FAIRBANKS (AP) -- Alaska's congressional delegation will likely vote without a unified voice when asked to decide whether to establish permanent normal trade relations with China.
Sen. Ted Stevens says he will vote for the measure. Sen. Frank Murkowski is leaning toward a ''yes'' vote. But Rep. Don Young will vote against the bill. Both the House and Senate could vote on the question in the coming week.
The state of Alaska has much to gain and little to lose economically from opening China's markets to its resources, according to some observers. Alaska's big industries -- fish, seafood and timber -- would have vast new markets, they say.
At the same time, the state has few of the manufacturing jobs that are most likely to be lost if U.S. companies move factories to China.
Still, Young balks at freer trade because of his concern that China uses U.S. resources mostly to bulk up its increasingly aggressive military. He also worries about potential job losses across the nation.
Stevens said he understands Young's concerns but believes the better course is to build connections and avoid antagonizing China.
And Murkowski is waiting to see what sort of legislation comes from the House before committing, according to his press aide. However, Murkowski has always voted in past years to extend ''most favored nation'' trading status to China.
The debate is all about establishing what is called ''permanent normalized trade relations'' with China.
The disputes in Congress are more intense this year because business interests see the possibility of a much larger breakthrough.
China has applied to join the World Trade Organization and, as part of that process, has agreed to reduce tariffs and other bureaucratic blocks on imported goods and to allow foreign companies in as distributors. To benefit from these concessions, though, the United States must grant China permanent normal trade relations, something all WTO members offer to others when they become members.
''We believe that China's entry into the WTO would be extremely positive for the United States,'' said 42 governors, including Alaska Gov. Tony Knowles, in a March 31 letter to members of Congress. ''The opening of China's markets will create numerous opportunities for our nation.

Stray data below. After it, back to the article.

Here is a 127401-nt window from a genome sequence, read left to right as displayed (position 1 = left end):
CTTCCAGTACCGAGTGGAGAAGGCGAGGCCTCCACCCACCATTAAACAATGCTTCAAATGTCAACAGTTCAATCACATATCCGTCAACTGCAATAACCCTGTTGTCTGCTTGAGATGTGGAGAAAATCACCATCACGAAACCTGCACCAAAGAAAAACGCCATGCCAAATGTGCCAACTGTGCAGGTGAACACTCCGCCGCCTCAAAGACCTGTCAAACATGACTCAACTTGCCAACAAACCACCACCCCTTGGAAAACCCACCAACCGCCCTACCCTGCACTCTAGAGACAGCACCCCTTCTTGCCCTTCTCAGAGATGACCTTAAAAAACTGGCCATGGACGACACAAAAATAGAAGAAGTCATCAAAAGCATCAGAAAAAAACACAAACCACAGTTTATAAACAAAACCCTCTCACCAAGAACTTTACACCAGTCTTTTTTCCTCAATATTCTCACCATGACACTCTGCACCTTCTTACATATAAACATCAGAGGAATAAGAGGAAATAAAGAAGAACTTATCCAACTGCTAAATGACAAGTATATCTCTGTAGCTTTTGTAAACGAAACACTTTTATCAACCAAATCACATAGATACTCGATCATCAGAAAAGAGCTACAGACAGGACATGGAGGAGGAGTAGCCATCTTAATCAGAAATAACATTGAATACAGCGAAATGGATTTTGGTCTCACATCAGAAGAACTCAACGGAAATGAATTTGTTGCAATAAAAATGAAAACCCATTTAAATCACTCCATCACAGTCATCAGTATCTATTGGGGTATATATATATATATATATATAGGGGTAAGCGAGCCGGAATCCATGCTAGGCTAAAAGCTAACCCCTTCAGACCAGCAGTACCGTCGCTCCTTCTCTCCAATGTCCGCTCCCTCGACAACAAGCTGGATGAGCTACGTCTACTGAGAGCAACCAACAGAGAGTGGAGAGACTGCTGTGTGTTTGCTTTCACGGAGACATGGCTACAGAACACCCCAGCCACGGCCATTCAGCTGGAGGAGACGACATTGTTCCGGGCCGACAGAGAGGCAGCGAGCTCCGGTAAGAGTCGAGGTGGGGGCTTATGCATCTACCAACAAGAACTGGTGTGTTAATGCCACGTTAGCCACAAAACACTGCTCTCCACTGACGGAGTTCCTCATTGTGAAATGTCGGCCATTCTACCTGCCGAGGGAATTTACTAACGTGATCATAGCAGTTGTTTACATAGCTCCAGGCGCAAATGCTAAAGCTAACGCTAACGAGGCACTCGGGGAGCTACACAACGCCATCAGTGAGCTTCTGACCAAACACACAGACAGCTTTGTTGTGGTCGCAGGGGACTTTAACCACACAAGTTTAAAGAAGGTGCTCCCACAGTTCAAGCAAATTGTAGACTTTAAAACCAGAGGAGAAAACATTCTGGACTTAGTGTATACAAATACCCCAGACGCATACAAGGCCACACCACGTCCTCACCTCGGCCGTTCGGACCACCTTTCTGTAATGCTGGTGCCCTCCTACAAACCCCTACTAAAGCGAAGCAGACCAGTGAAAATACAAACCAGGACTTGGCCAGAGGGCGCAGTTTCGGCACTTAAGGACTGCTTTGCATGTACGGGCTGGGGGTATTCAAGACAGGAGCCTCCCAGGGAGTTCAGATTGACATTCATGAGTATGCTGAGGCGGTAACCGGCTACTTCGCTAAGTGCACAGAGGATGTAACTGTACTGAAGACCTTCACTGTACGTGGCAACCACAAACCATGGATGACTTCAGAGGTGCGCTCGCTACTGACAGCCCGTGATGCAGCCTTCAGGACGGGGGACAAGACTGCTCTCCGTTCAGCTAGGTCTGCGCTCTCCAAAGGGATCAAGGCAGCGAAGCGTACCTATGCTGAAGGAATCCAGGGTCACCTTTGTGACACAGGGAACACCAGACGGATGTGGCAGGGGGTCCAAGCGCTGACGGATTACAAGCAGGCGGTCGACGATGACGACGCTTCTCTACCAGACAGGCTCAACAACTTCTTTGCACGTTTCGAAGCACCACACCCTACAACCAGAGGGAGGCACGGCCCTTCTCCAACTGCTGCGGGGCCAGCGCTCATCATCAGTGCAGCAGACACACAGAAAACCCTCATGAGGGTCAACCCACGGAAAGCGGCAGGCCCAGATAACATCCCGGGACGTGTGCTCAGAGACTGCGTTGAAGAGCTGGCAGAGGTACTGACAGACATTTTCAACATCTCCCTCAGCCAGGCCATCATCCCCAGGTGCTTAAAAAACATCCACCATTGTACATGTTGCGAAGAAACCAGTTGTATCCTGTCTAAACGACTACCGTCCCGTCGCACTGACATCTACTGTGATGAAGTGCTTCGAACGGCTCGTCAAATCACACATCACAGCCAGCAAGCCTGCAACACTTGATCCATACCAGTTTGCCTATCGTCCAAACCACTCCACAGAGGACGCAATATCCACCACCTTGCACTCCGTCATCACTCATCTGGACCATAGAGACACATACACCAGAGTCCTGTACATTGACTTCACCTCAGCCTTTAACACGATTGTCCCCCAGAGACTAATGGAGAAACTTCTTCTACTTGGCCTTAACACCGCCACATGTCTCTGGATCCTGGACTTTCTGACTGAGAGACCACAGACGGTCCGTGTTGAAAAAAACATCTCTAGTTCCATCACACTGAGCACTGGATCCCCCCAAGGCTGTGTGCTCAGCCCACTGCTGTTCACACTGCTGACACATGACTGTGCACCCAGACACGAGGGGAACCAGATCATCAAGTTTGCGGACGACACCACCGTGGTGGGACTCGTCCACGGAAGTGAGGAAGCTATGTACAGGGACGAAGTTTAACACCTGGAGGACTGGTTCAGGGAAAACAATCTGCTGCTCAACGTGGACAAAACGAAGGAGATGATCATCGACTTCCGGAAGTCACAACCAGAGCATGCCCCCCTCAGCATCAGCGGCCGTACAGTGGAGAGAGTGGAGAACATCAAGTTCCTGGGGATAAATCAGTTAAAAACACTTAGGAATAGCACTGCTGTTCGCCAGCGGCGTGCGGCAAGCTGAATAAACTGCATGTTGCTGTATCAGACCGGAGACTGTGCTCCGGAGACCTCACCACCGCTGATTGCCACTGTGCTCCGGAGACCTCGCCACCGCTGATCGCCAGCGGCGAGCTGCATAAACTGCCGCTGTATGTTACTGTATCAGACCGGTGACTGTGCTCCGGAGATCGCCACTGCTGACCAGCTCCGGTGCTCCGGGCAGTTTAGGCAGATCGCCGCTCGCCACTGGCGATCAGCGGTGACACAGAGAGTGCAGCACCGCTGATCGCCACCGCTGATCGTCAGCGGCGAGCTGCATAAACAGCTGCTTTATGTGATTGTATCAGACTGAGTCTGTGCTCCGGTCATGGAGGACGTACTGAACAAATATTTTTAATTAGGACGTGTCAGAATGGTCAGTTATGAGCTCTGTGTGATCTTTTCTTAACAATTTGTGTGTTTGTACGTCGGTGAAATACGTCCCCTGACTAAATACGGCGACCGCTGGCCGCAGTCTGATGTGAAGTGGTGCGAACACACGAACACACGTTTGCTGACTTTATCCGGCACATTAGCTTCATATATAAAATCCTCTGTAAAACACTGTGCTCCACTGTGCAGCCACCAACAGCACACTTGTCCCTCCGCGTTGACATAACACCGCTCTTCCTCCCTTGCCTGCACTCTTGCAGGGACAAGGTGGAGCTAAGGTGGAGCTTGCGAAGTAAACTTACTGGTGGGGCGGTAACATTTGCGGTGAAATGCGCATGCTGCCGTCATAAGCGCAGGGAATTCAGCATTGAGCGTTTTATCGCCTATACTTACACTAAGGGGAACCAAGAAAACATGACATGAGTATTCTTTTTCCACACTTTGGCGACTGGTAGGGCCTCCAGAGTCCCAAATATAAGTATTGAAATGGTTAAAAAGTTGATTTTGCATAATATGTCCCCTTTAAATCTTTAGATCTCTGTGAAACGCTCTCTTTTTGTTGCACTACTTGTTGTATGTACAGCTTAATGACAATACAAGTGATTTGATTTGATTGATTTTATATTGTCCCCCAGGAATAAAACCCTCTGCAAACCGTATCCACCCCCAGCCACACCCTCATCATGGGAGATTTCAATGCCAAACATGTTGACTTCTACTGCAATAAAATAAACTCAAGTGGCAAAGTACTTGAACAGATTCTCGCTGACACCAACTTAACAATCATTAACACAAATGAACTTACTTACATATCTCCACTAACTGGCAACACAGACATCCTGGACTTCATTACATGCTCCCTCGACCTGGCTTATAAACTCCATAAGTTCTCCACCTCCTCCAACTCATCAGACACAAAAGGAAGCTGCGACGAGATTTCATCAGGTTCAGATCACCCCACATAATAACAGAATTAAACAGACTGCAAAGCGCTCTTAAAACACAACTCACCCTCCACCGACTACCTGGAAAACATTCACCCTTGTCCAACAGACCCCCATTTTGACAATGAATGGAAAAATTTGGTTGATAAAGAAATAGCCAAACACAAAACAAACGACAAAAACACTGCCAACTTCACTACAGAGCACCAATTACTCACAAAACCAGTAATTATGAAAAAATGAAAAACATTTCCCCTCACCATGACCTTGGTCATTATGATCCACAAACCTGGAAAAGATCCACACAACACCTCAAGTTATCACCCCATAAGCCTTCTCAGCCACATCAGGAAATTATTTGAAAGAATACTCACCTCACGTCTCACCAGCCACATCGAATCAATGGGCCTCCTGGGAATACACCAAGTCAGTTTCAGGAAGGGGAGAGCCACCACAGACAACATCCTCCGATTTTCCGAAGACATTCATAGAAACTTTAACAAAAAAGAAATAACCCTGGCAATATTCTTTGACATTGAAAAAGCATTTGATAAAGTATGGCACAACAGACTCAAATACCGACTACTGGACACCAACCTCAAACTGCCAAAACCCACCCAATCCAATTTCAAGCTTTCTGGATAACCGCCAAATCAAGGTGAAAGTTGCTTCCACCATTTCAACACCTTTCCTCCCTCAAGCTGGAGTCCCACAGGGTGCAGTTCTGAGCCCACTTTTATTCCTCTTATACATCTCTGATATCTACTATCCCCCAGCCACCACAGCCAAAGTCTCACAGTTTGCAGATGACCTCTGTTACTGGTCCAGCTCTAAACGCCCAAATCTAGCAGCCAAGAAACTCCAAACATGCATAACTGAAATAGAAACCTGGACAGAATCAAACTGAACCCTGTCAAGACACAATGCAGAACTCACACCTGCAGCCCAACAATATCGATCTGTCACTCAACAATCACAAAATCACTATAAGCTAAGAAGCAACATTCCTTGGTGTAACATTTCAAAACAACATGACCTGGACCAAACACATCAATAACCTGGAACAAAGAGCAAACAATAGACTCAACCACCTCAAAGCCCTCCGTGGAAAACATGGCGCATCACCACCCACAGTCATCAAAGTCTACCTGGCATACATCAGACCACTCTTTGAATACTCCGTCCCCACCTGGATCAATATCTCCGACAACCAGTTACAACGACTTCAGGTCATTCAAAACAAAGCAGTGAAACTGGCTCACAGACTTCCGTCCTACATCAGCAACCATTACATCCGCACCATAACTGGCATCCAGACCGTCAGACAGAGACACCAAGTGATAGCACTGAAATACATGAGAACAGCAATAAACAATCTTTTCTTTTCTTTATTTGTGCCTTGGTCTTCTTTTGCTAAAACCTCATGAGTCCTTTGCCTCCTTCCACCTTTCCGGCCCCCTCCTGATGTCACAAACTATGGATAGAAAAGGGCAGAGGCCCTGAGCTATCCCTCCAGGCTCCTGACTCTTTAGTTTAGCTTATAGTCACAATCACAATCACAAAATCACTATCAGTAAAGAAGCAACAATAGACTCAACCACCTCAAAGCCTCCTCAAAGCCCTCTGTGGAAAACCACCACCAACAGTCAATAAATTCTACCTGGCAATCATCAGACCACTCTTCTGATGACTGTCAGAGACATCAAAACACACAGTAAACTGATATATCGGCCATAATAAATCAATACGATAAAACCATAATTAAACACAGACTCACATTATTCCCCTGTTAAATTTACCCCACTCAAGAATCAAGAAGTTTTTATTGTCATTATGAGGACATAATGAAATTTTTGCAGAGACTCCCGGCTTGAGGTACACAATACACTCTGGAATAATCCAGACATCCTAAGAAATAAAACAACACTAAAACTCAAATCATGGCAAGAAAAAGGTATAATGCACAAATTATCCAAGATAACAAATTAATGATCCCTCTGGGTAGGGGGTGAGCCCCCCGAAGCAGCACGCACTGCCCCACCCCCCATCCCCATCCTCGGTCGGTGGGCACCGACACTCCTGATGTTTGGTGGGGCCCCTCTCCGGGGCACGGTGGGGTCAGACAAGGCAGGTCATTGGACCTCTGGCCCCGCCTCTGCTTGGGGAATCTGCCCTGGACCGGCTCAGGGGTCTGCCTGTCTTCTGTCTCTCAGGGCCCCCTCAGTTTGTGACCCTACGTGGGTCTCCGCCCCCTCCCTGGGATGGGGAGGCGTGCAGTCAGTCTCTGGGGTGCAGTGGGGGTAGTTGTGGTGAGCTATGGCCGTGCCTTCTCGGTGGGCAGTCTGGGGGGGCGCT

Alaska already trades with China. Businesses in the state sent about $111 million of material -- mostly oil and seafood -- to China last year.
The Alaska oil is sent to China by BP Exploration (Alaska) Inc. That trade began just a few years ago, after Congress lifted the ban on exports of North Slope oil in 1996. The next year, the value of Alaska's total exports to China shot up by 33 percent as $126 million of oil flowed eastward. The oil shipments have since declined in value, but at $56 million, still represented the largest Alaska export to China in 1999.
After oil is seafood. Exports to China in 1999 were $49 million, and seafood companies are working for much more. For example, the Alaska Seafood Marketing Institute has just finished a training program for 50 sous chefs in 35 Shanghai hotels, featuring Alaska black cod, Dungeness crab and other seafood.
Beyond oil and seafood, Alaska has sent little to China in recent years -- just a few million dollars of fertilizer, animal feed, and timber, plus a few potatoes from the Interior and Southcentral. Farmers sent the potatoes in 1996 and 1997 under a special permit from the Chinese government, according to Jenifer McBeath, a University of Alaska Fairbanks professor of plant science. The farmers hope to develop a regular business with a seed company in China.
These Alaska products would become less expensive, and presumably more in demand, if China and the U.S. begin operating under the U.S.-China Bilateral WTO Agreement.
Enthusiasm from various business interests, however, hasn't created enough enthusiasm in Congress to guarantee passage of normalized trade with China. The agreement seems likely to pass the Senate, but, according to vote counts by the National Journal's Congress Daily, the House vote could go either way.
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